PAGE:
Dr. Xu’s Publication in ACS Chemical Biology
For many applications, the stem cells are actually impurities that need to be removed, because pluripotent stem cells are capable of becoming teratomas, a type of tumor. For quality control, researchers want to figure out how to ensure that the stem-cell-derived cardiac muscle or neural progenitor or pancreas cells (or whatever) are as pure as possible.
Cardiologist and stem cell expert Chunhui Xu has been continuing a line of investigation on this topic. In a recent paper in ACS Chemical Biology, her team showed that “suicide-inducing molecules” can eliminate undifferentiated stem cells from a mixture of cells. This stem-cell-derived mixture was mostly cardiac muscle cells or their progenitors, which Xu’s team wants to use for therapeutic purposes.
Other labs have used metabolic selection – depriving cells of glucose and giving them only lactate –as a selective method for eliminating stem cells from cardiac muscle cultures. This paper shows that the “selective suicide” method works for early-stage differentiation cultures, containing cardiac progenitors, while the metabolic method works only for late-stage cultures contains beating cardiomyocytes.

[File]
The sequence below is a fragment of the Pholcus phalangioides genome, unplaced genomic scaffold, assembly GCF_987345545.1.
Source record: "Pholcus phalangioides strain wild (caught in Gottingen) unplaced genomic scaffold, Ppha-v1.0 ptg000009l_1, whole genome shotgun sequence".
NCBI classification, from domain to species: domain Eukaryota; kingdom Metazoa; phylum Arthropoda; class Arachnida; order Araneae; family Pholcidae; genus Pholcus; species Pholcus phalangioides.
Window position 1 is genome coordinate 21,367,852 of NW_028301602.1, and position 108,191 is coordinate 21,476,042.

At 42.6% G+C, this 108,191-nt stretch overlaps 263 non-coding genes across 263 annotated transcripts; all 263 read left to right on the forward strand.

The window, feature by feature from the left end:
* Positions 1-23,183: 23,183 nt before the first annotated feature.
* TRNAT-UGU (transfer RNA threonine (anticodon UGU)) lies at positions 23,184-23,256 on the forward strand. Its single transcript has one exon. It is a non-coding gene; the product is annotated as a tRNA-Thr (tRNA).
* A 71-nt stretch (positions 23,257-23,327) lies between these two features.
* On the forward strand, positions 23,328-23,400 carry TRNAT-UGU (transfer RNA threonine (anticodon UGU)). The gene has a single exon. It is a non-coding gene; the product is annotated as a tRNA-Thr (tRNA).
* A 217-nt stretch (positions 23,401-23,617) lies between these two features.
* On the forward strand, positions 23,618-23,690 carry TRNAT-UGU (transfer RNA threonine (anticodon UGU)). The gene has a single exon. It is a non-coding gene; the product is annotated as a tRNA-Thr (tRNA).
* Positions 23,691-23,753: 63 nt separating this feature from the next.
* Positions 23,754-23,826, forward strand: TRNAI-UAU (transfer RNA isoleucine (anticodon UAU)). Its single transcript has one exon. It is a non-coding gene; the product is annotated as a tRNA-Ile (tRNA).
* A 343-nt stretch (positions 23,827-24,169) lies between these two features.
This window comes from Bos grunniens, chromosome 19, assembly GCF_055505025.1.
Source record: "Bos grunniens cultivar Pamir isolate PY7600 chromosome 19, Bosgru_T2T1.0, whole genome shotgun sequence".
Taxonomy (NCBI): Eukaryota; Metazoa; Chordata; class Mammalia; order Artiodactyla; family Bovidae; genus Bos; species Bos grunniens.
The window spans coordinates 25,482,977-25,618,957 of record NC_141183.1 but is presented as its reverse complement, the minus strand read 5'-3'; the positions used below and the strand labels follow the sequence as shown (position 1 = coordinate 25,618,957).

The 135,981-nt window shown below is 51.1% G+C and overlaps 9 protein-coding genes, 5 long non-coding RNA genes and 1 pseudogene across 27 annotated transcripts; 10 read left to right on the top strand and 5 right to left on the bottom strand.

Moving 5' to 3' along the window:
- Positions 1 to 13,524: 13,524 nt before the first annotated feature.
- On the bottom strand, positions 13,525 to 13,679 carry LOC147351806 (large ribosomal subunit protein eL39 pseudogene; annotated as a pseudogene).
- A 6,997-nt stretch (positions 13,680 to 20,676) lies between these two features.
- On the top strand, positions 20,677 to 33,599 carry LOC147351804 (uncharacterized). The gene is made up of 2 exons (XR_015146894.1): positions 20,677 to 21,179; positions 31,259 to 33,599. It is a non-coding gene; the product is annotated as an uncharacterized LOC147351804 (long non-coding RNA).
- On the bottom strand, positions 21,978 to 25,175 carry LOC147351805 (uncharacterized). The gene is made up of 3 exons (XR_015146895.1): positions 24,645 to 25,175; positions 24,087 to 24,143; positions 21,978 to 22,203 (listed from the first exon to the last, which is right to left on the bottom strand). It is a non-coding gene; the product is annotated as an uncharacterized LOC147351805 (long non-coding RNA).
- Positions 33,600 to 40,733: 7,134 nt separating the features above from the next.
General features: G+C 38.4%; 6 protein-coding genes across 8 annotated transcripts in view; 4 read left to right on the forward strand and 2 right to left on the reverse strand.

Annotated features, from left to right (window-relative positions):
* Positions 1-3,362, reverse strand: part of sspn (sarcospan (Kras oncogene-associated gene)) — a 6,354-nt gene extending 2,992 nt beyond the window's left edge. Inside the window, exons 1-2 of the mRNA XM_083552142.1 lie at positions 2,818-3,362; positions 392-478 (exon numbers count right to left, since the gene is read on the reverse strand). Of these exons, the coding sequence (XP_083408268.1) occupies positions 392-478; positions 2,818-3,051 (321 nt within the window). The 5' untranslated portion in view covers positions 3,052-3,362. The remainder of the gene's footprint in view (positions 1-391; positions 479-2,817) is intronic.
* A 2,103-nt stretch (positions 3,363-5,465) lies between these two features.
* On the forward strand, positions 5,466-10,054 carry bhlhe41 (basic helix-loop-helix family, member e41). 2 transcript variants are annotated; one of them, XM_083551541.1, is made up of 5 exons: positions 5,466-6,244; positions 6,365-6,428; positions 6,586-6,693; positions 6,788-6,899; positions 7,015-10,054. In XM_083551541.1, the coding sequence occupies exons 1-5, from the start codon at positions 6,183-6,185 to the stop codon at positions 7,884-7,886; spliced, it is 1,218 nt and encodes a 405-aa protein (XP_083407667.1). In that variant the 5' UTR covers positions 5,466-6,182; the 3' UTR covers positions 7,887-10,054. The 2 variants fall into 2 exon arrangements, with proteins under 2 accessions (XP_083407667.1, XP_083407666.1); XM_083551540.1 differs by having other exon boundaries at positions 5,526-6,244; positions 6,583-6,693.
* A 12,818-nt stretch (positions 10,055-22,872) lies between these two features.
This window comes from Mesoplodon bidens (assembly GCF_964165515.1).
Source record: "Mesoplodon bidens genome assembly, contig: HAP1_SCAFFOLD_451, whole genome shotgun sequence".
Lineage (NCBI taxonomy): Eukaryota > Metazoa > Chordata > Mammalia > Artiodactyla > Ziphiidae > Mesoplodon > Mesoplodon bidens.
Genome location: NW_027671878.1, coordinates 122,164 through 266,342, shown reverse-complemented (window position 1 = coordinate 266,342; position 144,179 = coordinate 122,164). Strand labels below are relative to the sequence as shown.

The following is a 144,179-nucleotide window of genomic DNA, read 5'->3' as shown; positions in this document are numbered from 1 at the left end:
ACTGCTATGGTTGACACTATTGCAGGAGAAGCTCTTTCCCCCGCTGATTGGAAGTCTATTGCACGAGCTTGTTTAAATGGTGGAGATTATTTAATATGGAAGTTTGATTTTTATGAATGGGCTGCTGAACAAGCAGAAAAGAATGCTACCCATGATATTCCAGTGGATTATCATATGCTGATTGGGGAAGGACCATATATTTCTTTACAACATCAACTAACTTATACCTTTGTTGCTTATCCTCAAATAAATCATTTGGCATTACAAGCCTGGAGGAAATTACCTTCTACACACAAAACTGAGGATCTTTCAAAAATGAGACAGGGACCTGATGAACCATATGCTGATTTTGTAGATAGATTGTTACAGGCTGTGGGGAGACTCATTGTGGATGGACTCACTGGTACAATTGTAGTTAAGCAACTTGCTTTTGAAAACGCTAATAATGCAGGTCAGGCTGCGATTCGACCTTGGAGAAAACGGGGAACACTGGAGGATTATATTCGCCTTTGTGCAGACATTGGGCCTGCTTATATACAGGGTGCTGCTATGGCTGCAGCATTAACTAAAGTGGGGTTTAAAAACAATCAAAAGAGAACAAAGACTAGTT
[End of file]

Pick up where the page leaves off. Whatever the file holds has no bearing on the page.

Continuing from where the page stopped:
In the current paper, the researchers start out with a gene that converts a prodrug, 5-fluorocytosine, into a more toxic form, 5-fluorouracil. They can then selectively (by targeting the glycan SSEA-5) introduce this gene into the stem cells, not the differentiated cells. It works when there are leftover stem cells in a culture of differentiated cells, or when stem cells are spiked into differentiated cells. Xu had previously shown, in collaboration with Shuming Nie, how a spectroscopy technique can detect stray stem cells. This approach goes one step further in eliminating the stem cells, leaving a pure culture of cardiac muscle cells or cardiac progenitor cells.
The first author is postdoctoral fellow Antonio Rampoldi, PhD. The paper represents a collaboration with M.G. Finn’s lab at Georgia Tech. Xu and her lab are in the Children’s Heart Research and Outcomes Center within the Emory-Children’s-Georgia Tech Pediatric Research Alliance.
Quinn Eastman, Science Writer, Research Communications email@example.com 404-727-7829 Office